El Norte: La Herencia Hispana de los Estados Unidos
I read a good book recently called El Norte: The Epic and Forgotten Story of Hispanic North America by Carrie Gibson (2019). The book challenges the usual ways that Anglo-Americans think of the history of our continent. Thanks to Hollywood, it is a familiar story all over the world: westward expansion. From the perspective of us hispanohablantes, however, the story of Norteamérica has always been a bit different. From the days of Cristóbal Colón, westward conquest was always been followed by northward expansion. As a result, the true history of the United States is equal parts Mayflower and La Pinta, La Niña y la Santa María!
This is especially true when one considers the Southwest of the United States. As historian Colin Woodward has noted in American Nations (2011), much of these states retain cultural and family ties to the greater Mexican region of "El Norte", of which they were once a part. Historian Joel Garreau, in his The Nine Nations of North America (1981), referred to this transnational region as "Mexamerica". Indeed, it is easy to overlook, but the geographic transition between Mexican and United States civilizations has always been a very gradual one, despite the unequivocal nature of international borders.
In fact, even today peoples on both sides of la frontera, from Idaho to El Salvador, speak Uto-Aztecan languages. That's the same language family from which came Nahuatl, the language spoken by the Aztecs of Tenochtilan (modern-day Ciudad de México) at the time of European contact. Surely that is even more remarkable than the many people of Spanish or Mexican origins in the US to whom an old adage applies: "no cruzamos la frontera, la frontera nos cruzó"... "we didn't cross the border, the border crossed us!"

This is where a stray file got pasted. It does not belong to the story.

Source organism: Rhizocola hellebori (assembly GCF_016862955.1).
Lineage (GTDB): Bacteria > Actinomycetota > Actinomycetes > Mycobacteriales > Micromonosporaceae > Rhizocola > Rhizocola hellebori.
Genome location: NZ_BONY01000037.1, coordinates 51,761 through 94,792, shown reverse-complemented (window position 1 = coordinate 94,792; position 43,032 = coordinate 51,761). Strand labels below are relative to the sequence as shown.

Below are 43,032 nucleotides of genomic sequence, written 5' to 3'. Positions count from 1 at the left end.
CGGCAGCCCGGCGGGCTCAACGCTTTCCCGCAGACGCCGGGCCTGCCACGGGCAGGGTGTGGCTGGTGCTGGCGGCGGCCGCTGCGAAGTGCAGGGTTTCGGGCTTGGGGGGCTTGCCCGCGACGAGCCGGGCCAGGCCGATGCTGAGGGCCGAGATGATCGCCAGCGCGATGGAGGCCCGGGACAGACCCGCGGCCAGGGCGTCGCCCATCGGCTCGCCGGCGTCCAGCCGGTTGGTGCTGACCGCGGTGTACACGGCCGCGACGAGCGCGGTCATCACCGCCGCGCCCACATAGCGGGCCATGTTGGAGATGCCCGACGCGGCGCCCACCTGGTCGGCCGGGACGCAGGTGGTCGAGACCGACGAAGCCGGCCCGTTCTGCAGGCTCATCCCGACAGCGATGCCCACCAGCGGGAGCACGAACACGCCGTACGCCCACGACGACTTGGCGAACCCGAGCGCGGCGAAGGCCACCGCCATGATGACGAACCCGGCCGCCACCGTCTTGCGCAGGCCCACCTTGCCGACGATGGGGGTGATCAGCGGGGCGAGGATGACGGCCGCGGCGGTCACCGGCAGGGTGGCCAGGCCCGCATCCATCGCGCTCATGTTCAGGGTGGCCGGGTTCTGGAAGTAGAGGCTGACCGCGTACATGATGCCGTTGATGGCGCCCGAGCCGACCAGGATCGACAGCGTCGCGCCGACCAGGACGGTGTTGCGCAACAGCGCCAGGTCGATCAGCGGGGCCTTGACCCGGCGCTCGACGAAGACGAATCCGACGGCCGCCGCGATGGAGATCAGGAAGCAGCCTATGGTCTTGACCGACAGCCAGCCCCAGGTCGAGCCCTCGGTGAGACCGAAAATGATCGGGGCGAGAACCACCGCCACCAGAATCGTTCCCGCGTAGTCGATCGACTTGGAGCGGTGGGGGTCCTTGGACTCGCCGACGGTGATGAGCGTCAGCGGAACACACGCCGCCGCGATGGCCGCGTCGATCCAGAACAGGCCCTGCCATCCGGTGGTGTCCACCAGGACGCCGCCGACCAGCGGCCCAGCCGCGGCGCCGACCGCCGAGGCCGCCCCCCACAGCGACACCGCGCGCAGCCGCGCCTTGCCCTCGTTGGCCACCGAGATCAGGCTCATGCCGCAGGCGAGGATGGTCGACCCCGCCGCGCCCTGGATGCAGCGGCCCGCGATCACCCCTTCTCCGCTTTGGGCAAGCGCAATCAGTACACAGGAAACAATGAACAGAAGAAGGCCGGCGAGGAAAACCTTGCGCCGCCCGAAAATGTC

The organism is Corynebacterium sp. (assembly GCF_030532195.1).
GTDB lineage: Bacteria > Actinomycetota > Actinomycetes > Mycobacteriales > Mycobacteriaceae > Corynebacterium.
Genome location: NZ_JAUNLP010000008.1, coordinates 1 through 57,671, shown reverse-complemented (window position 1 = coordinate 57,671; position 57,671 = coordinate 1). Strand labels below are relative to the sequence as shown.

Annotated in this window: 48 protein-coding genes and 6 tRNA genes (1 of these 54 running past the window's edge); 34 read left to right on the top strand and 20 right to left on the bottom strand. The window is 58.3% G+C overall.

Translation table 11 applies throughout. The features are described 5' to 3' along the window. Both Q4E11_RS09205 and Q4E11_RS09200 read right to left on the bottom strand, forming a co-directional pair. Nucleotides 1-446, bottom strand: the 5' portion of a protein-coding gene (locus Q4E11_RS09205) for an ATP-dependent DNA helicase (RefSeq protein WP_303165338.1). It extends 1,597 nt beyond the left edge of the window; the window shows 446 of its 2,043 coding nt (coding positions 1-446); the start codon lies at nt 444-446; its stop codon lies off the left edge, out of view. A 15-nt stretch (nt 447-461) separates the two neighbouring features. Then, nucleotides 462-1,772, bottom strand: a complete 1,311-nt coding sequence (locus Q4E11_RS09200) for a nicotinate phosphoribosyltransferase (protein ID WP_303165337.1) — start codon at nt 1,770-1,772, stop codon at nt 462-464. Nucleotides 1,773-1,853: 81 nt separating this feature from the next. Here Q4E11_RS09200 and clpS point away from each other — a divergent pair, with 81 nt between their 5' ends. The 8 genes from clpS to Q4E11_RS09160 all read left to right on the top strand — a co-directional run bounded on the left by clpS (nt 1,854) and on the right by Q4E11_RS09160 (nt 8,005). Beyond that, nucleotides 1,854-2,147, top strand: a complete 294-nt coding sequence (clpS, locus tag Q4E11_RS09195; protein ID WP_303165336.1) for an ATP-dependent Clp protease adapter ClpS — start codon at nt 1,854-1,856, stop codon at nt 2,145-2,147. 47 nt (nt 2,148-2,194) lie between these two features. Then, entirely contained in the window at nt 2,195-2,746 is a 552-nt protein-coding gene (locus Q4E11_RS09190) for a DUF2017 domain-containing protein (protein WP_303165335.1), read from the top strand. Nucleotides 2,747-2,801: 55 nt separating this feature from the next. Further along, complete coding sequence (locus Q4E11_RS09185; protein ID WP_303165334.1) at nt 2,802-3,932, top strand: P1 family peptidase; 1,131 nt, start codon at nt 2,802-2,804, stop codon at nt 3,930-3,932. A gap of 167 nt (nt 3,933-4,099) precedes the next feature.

We may also consider the extensive Spanish histories of Florida and Louisiana, or the exploration of Hernando de Soto as far north as las montañas Apalaches in modern Carolina del Norte. All of these things have definitely left a profound inheritance, linguistic and otherwise. Do you like your Southern BBQ or your barbacoa mexicana? Well, then, en ambos casos we have Spaniards to thank for spreading this Arawak tradition from el Caribe!
One of the most fascinating aspects of our continente norteamericano which I considered while reading El Norte was how our English and Spanish worlds can often form such complementary opposites. Mexicans strive to conserve traditions, although the reality is often that they are changing quickly with the times. Los estadounidenses are always reaching out to the future, but are often actually firmly rooted in the past. It reminds me of Diego Rivera's Pan American Unity mural.
It is fascinating that even in a "nation of immigrants", with its focal point on la costa atlántica, you will find the same deeply rooted Spanish-indigenous mix that you find in that nation which is forever looking back to its past, out to the serpent and the eagle on the cactus in el Lago de Texcoco. The truth is that we are much closer than we think, and we always have been. Mi casa, su casa!
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